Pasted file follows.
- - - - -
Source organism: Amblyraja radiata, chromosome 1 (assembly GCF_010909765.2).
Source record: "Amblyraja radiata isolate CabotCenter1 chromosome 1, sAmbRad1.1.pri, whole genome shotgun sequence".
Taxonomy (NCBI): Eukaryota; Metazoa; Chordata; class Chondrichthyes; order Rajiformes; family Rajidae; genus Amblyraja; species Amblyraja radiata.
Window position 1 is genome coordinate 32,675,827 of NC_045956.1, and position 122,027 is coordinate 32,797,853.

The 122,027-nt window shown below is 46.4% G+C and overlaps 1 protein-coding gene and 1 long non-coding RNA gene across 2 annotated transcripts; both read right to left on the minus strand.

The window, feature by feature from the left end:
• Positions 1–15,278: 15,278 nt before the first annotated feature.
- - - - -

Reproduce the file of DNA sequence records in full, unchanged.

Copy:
Source organism: Amblyraja radiata, chromosome 1 (assembly GCF_010909765.2).
Source record: "Amblyraja radiata isolate CabotCenter1 chromosome 1, sAmbRad1.1.pri, whole genome shotgun sequence".
Taxonomy (NCBI): Eukaryota; Metazoa; Chordata; class Chondrichthyes; order Rajiformes; family Rajidae; genus Amblyraja; species Amblyraja radiata.
Window position 1 is genome coordinate 32,675,827 of NC_045956.1, and position 122,027 is coordinate 32,797,853.

The 122,027-nt window shown below is 46.4% G+C and overlaps 1 protein-coding gene and 1 long non-coding RNA gene across 2 annotated transcripts; both read right to left on the minus strand.

The window, feature by feature from the left end:
• Positions 1–15,278: 15,278 nt before the first annotated feature.